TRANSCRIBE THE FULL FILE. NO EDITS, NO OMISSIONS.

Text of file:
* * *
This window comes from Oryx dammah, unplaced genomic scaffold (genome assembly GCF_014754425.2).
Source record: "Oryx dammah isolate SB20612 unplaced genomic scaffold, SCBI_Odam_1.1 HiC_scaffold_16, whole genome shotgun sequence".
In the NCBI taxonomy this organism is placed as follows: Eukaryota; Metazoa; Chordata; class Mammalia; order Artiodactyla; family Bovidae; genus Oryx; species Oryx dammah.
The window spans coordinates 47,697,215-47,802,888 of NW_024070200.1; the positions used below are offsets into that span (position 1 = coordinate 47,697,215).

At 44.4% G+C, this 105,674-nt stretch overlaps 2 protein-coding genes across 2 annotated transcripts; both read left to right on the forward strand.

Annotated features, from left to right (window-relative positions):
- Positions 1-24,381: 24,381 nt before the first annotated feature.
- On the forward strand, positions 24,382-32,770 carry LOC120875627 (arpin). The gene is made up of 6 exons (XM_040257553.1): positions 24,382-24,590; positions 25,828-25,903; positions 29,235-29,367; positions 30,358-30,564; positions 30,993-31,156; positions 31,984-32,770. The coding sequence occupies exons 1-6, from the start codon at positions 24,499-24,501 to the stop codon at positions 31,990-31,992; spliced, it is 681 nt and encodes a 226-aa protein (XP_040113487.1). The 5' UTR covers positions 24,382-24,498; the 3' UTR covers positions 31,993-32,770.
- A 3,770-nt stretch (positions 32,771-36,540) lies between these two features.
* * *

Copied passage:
This window comes from Oryx dammah, unplaced genomic scaffold (genome assembly GCF_014754425.2).
Source record: "Oryx dammah isolate SB20612 unplaced genomic scaffold, SCBI_Odam_1.1 HiC_scaffold_16, whole genome shotgun sequence".
In the NCBI taxonomy this organism is placed as follows: Eukaryota; Metazoa; Chordata; class Mammalia; order Artiodactyla; family Bovidae; genus Oryx; species Oryx dammah.
The window spans coordinates 47,697,215-47,802,888 of NW_024070200.1; the positions used below are offsets into that span (position 1 = coordinate 47,697,215).

At 44.4% G+C, this 105,674-nt stretch overlaps 2 protein-coding genes across 2 annotated transcripts; both read left to right on the forward strand.

Annotated features, from left to right (window-relative positions):
- Positions 1-24,381: 24,381 nt before the first annotated feature.
- On the forward strand, positions 24,382-32,770 carry LOC120875627 (arpin). The gene is made up of 6 exons (XM_040257553.1): positions 24,382-24,590; positions 25,828-25,903; positions 29,235-29,367; positions 30,358-30,564; positions 30,993-31,156; positions 31,984-32,770. The coding sequence occupies exons 1-6, from the start codon at positions 24,499-24,501 to the stop codon at positions 31,990-31,992; spliced, it is 681 nt and encodes a 226-aa protein (XP_040113487.1). The 5' UTR covers positions 24,382-24,498; the 3' UTR covers positions 31,993-32,770.
- A 3,770-nt stretch (positions 32,771-36,540) lies between these two features.